Earth Day: Synthetic Rock Could Prove Solution to Nuclear Waste
THE OBSERVER, CANBERRA
April 22, 2005, Page 5
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An Australian process for disposing of nuclear waste has emerged as a front runner for cleaning up atomic power plants and obsolete warheads.
The Synroc, or synthetic rock process, was invented by the late Australian nuclear physicist Ted Ringwood in 1978.
This month, after years of low budget and low key refinement, it won a multimillion dollar "demonstration" contract to eliminate 5 tonnes of plutonium contaminated waste at British Nuclear Fuel's Sellafield plant, on the northwest coast of England.
Synroc binds or immobilizes nuclear wastes in a synthetic rock containing microscopic matrices specifically tailored to lock up the particular forms of spent uranium or plutonium that needs to be disposed.
It is claimed Synroc will be geologically stable for hundreds of thousands if not millions of years and resistant to subterranean heat and water leaching.
In Ringwood's vision the enriched uranium or plutonium fuel rods that were used in power stations would be turned into synroc once their energy was spent and put back into the same mine shafts from which the uranium ore from which they were made was extracted.
"There is no more elegant way of safely exploiting atomic energy than extracting everything you can from the original source and then putting the waste back where it came from," Ringwood said at the time.
But Synroc ran afoul of both the nuclear industries of the US, UK and France, and the anti-nuclear movements. The atomic "establish disarmament" movements vehemently opposed all aspects of the industry, even the work towards safe storage of waste, on the basis that it could be reprocessed in the wrong hands into nuclear weapons.
And until the combined crises of soaring oil prices and unacceptable levels of greenhouse gas emissions from fossil fuel burning began to make themselves felt, these political and economic objections had brought the industry to a standstill.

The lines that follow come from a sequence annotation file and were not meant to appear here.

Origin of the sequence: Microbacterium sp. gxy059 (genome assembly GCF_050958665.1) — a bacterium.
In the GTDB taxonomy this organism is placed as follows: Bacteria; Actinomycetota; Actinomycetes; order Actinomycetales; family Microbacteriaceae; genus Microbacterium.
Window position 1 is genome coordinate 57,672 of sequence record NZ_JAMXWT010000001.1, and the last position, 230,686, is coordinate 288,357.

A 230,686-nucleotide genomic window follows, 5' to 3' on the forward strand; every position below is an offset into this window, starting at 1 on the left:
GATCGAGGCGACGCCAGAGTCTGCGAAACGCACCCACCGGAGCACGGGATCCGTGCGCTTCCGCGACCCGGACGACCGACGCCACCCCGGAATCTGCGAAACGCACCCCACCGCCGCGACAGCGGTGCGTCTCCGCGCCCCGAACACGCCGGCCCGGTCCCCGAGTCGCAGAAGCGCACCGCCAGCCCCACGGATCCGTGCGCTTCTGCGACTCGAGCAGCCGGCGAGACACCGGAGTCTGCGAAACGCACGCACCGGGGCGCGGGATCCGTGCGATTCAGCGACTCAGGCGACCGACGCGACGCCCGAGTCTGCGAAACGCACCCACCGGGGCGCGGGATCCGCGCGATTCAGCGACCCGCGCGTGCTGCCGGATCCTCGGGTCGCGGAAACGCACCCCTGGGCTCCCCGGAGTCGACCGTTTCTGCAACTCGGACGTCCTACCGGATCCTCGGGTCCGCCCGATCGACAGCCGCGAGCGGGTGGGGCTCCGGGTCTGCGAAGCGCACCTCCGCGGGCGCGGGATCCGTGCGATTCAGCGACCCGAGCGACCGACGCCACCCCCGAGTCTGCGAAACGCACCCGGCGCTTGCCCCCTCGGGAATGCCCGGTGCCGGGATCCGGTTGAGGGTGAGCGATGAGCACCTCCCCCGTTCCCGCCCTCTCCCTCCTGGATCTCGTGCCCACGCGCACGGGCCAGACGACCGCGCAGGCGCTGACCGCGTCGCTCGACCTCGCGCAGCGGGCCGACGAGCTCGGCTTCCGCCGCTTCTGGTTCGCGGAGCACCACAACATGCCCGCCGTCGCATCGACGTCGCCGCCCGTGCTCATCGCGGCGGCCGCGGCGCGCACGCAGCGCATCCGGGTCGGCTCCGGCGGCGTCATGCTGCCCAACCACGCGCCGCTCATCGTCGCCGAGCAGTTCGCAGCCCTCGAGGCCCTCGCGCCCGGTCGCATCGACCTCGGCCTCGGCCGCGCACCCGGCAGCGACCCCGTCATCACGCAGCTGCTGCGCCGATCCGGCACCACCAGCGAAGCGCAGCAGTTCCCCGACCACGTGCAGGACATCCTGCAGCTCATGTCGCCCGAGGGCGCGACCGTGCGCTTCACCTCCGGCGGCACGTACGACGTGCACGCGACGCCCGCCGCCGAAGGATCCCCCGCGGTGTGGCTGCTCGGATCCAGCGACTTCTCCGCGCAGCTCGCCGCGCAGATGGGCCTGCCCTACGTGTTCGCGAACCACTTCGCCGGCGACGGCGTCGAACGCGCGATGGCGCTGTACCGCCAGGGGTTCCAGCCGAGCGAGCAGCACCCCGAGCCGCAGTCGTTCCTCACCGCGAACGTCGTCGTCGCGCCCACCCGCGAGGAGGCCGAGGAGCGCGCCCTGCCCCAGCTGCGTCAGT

Nuclear energy was too costly, compared to coal or oil, and the problem of dealing with radioactive by-products that could be lethal for more than 250,000 years had not been solved. Vitrification also proved a failure.
Australian Nuclear Science and Technology Organization says the global spend on temporary storage of nuclear waste is now around US$4 billion a year, and it has been discretely lobbying behind the scenes in recent years to "educate" politicians on the potential export benefits of either licensing Synroc or using it for an Australia-based reprocessing industry.
Ringwood, who died 14 years ago, had estimated that Australia could earn around US$10 billion a year from converting other countries radioactive wastes into Synroc and burying them deep under the outback.
Synroc was chosen by the US Department of Energy in the 1990s as a preferred technology for treating waste plutonium, before the program's budget was cancelled in Congress.
The British deal for Synroc comes as government and opposition politicians in Australia are calling for careful reconsideration of the merits of nuclear energy as an alternative to the burning of fossil fuels. As a major producer of uranium, Australia is now debating becoming a user, and a remover, of the most potentially deadly element that exists in mineral form on the planet.
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